MONITORING REPORT ISB: Tahir Hussain, a PhD student from NUST, Pakistan, in collaboration with scientists of Washington University, worked on clinical pathogenic bacteria collected in Pakistani and US hospitals. The exciting research work was published in the journal, “Emerging Infectious Diseases”, which is the top ranked journal of epidemiology in the world.Two genes are primarily responsible for carbapenem-resistant versions of these disease-causing bacteria. One is KPC detected in New York in 2001 and the other is NDM-1 identified in 2008 in New Delhi.
Tahir Hussain along with other researchers in the laboratory of Dr. Gautam Dantas compared the whole genomes of carbapenem-resistant bacteria isolated in US with those of carbapenem-resistant bacteria isolated in Pakistan. The bacterias high genetic similarity suggests that the antibiotic resistance genes could be shared easily between bacteria from the two geographic regions.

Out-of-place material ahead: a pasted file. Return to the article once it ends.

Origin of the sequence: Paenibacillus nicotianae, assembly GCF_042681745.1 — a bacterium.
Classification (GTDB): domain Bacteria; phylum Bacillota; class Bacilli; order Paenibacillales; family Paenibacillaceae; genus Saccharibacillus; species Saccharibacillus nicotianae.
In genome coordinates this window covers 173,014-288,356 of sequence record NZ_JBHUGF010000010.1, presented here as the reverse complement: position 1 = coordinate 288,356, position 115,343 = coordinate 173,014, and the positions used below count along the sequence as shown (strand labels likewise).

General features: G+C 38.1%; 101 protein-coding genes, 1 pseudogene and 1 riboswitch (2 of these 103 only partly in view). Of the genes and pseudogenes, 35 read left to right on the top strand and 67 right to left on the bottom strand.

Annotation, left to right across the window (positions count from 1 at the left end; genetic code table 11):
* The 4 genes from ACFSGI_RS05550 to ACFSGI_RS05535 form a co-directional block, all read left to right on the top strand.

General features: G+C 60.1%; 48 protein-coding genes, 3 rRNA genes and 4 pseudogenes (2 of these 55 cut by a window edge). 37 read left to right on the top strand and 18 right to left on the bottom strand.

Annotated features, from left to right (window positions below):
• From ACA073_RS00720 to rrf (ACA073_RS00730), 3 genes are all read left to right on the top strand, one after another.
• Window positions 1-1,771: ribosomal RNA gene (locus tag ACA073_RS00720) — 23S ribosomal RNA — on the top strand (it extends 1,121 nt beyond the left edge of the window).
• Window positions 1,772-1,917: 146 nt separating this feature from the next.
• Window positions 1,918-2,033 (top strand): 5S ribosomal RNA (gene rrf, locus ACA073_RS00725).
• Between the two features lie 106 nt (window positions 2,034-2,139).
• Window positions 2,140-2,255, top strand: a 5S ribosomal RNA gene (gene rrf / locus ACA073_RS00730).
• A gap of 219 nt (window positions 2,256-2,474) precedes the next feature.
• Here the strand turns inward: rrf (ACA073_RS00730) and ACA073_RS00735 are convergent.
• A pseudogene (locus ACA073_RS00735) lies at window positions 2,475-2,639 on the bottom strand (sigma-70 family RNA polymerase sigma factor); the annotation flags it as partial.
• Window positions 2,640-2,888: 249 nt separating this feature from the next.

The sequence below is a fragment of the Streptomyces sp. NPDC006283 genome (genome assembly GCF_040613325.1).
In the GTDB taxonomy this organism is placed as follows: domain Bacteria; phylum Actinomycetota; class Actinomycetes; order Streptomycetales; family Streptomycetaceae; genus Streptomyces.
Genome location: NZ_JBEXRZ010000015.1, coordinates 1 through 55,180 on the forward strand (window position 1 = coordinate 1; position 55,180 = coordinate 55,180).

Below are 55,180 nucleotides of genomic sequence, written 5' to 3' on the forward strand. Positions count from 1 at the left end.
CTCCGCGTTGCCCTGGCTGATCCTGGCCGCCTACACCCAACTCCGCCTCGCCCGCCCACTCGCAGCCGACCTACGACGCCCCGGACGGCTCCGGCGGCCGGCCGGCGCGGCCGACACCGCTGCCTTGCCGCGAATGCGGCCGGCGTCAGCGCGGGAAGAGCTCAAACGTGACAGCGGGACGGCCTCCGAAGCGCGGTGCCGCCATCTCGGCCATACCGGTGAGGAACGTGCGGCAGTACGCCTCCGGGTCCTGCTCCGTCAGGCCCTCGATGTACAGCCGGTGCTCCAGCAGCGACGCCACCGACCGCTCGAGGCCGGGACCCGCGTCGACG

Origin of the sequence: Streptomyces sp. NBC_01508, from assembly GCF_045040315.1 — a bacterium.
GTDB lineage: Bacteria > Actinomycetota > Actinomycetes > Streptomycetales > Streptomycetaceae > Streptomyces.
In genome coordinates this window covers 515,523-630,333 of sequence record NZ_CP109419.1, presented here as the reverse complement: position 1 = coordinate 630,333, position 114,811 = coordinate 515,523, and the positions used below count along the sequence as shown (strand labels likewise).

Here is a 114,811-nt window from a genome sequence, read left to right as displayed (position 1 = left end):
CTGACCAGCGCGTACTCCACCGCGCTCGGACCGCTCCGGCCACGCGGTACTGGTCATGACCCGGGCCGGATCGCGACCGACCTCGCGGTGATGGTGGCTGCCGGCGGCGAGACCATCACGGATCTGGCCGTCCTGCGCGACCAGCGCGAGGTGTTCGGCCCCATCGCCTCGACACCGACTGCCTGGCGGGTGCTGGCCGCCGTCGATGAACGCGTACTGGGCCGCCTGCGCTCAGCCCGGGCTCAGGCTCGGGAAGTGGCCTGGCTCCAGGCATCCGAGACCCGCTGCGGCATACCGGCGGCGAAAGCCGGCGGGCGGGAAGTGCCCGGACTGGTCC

Most of a bacterias DNA is found in its chromosome, but bacteria also have many extra, smaller and circular bits of DNA known as plasmids.They identified a few key instances in which the plasmids carrying NDM-1 or KPC were nearly identical, meaning they could easily facilitate the spread of antibiotic resistance between disease-causing bacteria found in US and South Asia.